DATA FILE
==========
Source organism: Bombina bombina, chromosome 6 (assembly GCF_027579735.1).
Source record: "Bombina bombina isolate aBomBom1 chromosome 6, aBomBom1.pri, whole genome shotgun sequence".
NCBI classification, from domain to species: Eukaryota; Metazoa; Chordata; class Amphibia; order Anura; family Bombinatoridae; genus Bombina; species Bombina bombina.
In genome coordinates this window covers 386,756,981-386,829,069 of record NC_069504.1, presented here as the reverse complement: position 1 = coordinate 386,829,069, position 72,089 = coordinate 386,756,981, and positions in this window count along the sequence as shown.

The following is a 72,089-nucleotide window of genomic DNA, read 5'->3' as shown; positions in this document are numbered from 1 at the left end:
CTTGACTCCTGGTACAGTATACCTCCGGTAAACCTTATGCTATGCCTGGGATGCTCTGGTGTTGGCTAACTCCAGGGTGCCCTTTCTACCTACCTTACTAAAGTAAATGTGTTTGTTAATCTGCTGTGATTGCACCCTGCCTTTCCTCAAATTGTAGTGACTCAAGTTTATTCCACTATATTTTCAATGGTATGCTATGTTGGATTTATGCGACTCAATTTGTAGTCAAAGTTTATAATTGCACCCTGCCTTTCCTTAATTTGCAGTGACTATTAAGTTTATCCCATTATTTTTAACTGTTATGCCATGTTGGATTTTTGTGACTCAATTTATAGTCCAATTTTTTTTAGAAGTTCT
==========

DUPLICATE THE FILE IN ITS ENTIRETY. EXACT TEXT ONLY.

Source organism: Bombina bombina, chromosome 6 (assembly GCF_027579735.1).
Source record: "Bombina bombina isolate aBomBom1 chromosome 6, aBomBom1.pri, whole genome shotgun sequence".
NCBI classification, from domain to species: Eukaryota; Metazoa; Chordata; class Amphibia; order Anura; family Bombinatoridae; genus Bombina; species Bombina bombina.
In genome coordinates this window covers 386,756,981-386,829,069 of record NC_069504.1, presented here as the reverse complement: position 1 = coordinate 386,829,069, position 72,089 = coordinate 386,756,981, and positions in this window count along the sequence as shown.

The following is a 72,089-nucleotide window of genomic DNA, read 5'->3' as shown; positions in this document are numbered from 1 at the left end:
CTTGACTCCTGGTACAGTATACCTCCGGTAAACCTTATGCTATGCCTGGGATGCTCTGGTGTTGGCTAACTCCAGGGTGCCCTTTCTACCTACCTTACTAAAGTAAATGTGTTTGTTAATCTGCTGTGATTGCACCCTGCCTTTCCTCAAATTGTAGTGACTCAAGTTTATTCCACTATATTTTCAATGGTATGCTATGTTGGATTTATGCGACTCAATTTGTAGTCAAAGTTTATAATTGCACCCTGCCTTTCCTTAATTTGCAGTGACTATTAAGTTTATCCCATTATTTTTAACTGTTATGCCATGTTGGATTTTTGTGACTCAATTTATAGTCCAATTTTTTTTAGAAGTTCT